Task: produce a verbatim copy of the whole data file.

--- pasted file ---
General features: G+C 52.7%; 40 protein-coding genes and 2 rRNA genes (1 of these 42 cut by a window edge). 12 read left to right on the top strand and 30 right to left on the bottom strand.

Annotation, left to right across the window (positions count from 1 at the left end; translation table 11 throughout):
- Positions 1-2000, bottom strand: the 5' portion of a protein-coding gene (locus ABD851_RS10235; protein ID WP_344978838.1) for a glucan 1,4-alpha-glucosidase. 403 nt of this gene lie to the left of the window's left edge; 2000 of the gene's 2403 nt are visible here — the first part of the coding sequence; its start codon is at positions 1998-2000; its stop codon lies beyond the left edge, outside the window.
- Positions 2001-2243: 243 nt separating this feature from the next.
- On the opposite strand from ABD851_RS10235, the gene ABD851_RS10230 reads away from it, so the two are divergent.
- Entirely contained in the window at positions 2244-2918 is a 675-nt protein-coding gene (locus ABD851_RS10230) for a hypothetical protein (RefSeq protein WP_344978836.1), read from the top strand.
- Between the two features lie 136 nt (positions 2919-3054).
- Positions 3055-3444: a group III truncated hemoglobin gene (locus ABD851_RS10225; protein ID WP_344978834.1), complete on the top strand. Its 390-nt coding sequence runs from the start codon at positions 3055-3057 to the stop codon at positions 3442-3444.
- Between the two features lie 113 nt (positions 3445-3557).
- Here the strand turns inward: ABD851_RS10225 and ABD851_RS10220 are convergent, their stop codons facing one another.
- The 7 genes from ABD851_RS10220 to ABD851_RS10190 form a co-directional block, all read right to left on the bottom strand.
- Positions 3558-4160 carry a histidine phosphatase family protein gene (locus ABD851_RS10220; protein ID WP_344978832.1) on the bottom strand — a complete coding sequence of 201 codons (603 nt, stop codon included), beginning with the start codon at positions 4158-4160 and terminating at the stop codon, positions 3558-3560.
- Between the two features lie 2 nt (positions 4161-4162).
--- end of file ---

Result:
General features: G+C 52.7%; 40 protein-coding genes and 2 rRNA genes (1 of these 42 cut by a window edge). 12 read left to right on the top strand and 30 right to left on the bottom strand.

Annotation, left to right across the window (positions count from 1 at the left end; translation table 11 throughout):
- Positions 1-2000, bottom strand: the 5' portion of a protein-coding gene (locus ABD851_RS10235; protein ID WP_344978838.1) for a glucan 1,4-alpha-glucosidase. 403 nt of this gene lie to the left of the window's left edge; 2000 of the gene's 2403 nt are visible here — the first part of the coding sequence; its start codon is at positions 1998-2000; its stop codon lies beyond the left edge, outside the window.
- Positions 2001-2243: 243 nt separating this feature from the next.
- On the opposite strand from ABD851_RS10235, the gene ABD851_RS10230 reads away from it, so the two are divergent.
- Entirely contained in the window at positions 2244-2918 is a 675-nt protein-coding gene (locus ABD851_RS10230) for a hypothetical protein (RefSeq protein WP_344978836.1), read from the top strand.
- Between the two features lie 136 nt (positions 2919-3054).
- Positions 3055-3444: a group III truncated hemoglobin gene (locus ABD851_RS10225; protein ID WP_344978834.1), complete on the top strand. Its 390-nt coding sequence runs from the start codon at positions 3055-3057 to the stop codon at positions 3442-3444.
- Between the two features lie 113 nt (positions 3445-3557).
- Here the strand turns inward: ABD851_RS10225 and ABD851_RS10220 are convergent, their stop codons facing one another.
- The 7 genes from ABD851_RS10220 to ABD851_RS10190 form a co-directional block, all read right to left on the bottom strand.
- Positions 3558-4160 carry a histidine phosphatase family protein gene (locus ABD851_RS10220; protein ID WP_344978832.1) on the bottom strand — a complete coding sequence of 201 codons (603 nt, stop codon included), beginning with the start codon at positions 4158-4160 and terminating at the stop codon, positions 3558-3560.
- Between the two features lie 2 nt (positions 4161-4162).